"An artist’s duty, as far as I’m concerned, is to reflect the times. I think that is true of painters, sculptors, poets, musicians. As far as I’m concerned, it’s their choice, but I CHOOSE to reflect the times and situations in which I find myself. That, to me, is my duty. And at this crucial time in our lives, when everything is so desperate, when everyday is a matter of survival, I don’t think you can help but be involved. Young people, black and white, know this. That’s why they’re so involved in politics. We will shape and mold this country or it will not be molded and shaped at all anymore. So I don’t think you have a choice. How can you be an artist and NOT reflect the times? That to me is the definition of an artist." -Nina Simone
I had a friend ask me last week why I was turning down an opportunity to write for their publication, and why I don't use this space to adamantly speak out against issues of injustice as I used to. Why am I not writing words about Trump and the impact of the GOP's racist, xenophobic rhetoric beyond a an occasional Facebook status? Why am I not sharing more of my thoughts on the near daily incidents of brutality against Black and Brown lives, or continuing to speak out on racism's impact on our daily lives? From her perspective it seemed to her that I've grown quiet, and she was curious to know why. "You seem more focused on painting, which isn't a bad thing...it just seems odd," she said.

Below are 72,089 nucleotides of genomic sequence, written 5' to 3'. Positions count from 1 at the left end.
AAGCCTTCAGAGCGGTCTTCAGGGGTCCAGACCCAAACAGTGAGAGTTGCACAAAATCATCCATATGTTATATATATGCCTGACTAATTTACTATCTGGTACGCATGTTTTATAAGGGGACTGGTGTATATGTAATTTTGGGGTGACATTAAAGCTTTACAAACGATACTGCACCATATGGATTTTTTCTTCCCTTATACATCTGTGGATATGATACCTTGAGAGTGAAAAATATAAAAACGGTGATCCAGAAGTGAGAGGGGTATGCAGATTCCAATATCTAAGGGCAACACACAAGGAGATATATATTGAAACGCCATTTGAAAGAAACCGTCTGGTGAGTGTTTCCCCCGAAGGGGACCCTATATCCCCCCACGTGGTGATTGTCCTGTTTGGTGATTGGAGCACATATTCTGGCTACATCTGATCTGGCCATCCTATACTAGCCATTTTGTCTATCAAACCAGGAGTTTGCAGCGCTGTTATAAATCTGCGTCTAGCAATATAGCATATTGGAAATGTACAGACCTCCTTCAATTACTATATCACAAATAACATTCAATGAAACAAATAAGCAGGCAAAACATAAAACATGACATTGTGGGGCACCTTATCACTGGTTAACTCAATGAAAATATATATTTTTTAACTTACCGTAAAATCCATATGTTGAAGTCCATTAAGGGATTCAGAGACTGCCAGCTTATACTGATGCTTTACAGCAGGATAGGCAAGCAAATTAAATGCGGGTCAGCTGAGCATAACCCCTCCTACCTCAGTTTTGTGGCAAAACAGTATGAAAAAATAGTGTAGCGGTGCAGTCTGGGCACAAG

Well...she's right. I have gone a bit quiet here. I don't write about racism and brutality like I used to. At least not here, and aside from an occasional election related status on Facebook, I've cut back on doing so there as well. Where she's wrong is in her assumption that my going quiet means I've stopped caring or paying attention. I haven't. If anything, the swelling tide of ignorance, violence, and injustice churns and crashes into my consciousness daily. I'm still "woke", and couldn't close my eyes or heart to what's happening to our bodies and within our society if I wanted to. As a Black woman, an empath, and as an artist it's impossible, and even if it were, I would still encounter and bear the social construct of race upon my being. Short of leaving this life, it's inescapable.
I mentioned before that I've been struggling to put words to what I'm witnessing. That's still very much true-there are days where I simply do not know what to say, and any words that do appear feel...inadequate. When this happens I make the choice to share and amplify the words and brilliance of others above the noise instead of adding my own. I also make the choice to follow my intuition and turn to paint to process my thoughts.